Buying a foreclosed property: everything you need to know
Last modified: 2021/09/16 | Approximate reading time 4 mins
Imagine that you are actively looking for your next home. After several visits, you finally come across a property that you like and that meets all your needs. However, you learn that it's a foreclosed property.
How do you feel? Do you continue with the acquisition process or do you back out and look for another opportunity?
It cannot be repeated often enough: acquiring a property requires a significant investment that you must always take the time to evaluate. In the context of financial repossession, several factors must be considered at all costs to ensure that you make the right choice.
What is a property foreclosure?
The term "property foreclosure" is used to refer to properties that have been seized by financial institutions for reasons of non-payment. Once foreclosed, these properties are sold on the real estate market to recover the money owed by the former owner.
In cases of non-payment of the mortgage, the creditors first contact the borrower in an attempt to resolve the problem. Although courtesy calls are usually sufficient to correct the situation, sometimes the bank is forced to go a step further.
Several solutions may be put on the table by the financial institution before seizing the property. The process can even be spread out over more than a year to give the borrower every possible chance. If none of the actions work, a legal process can be undertaken by the lender to regain ownership of the property and put it up for sale.
Foreclosed properties: invest or abstain?
The major argument for buying a foreclosed property has long been the attractive price. The potential buyer could save a lot of money by buying this type of property, because the banks, seeing that the house was in bad condition or on the market for too long, lowered the selling price.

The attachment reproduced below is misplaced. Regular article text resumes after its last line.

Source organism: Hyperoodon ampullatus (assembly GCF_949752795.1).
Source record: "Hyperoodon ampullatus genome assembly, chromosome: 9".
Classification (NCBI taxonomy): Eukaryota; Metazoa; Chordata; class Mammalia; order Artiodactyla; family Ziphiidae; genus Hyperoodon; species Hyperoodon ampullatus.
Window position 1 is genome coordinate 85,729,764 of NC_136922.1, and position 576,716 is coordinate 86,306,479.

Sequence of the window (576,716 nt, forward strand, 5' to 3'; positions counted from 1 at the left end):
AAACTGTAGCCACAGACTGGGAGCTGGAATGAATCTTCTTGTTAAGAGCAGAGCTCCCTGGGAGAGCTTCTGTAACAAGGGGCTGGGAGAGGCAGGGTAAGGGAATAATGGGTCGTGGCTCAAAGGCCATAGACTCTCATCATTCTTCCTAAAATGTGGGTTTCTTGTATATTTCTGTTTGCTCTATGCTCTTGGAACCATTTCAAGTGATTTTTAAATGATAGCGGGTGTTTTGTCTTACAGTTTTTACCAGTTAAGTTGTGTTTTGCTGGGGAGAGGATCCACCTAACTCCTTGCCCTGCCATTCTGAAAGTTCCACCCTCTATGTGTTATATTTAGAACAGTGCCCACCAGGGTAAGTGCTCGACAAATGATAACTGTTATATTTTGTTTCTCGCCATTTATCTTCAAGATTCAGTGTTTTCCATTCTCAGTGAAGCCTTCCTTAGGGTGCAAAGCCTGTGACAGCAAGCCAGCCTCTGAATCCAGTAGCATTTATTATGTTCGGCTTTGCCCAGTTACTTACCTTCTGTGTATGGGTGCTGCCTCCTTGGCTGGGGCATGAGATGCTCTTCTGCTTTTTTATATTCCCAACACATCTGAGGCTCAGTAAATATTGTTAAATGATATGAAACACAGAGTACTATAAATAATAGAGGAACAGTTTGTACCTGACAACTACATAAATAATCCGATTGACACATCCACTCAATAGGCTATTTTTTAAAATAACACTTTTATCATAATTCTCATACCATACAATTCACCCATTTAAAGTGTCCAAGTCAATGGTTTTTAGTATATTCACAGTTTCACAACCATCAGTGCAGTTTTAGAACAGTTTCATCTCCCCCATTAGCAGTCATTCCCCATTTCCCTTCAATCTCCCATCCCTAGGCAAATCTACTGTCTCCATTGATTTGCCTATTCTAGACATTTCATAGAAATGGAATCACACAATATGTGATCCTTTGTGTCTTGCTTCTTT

However, this situation is no longer entirely true today. With the real estate market largely benefiting sellers more than buyers (demand being greater than supply), most homes do not stay on the market very long.
Financial institutions do not have to lower their prices as much as they used to. Some finance repossessions sell without the bank's price suggesting a « fire sale ».
The selling price is still influenced by the condition of the property. Obviously, a home that needs work will see its price drop in an attempt to attract potential buyers.
But despite the lower purchase price for the future owner, one must not forget that an additional budget must be established for the necessary renovations. What seemed to be a bargain at first glance may turn out to be much more expensive than expected!
To ensure an informed choice, surround yourself with professionals who will explain to you all the potential risks involved.
The absence of legal guarantee for foreclosed properties
The legal warranty, also known as the "legal warranty of quality", usually protects the buyer of a property in case of hidden defects. Depending on the situation, it allows the buyer to obtain: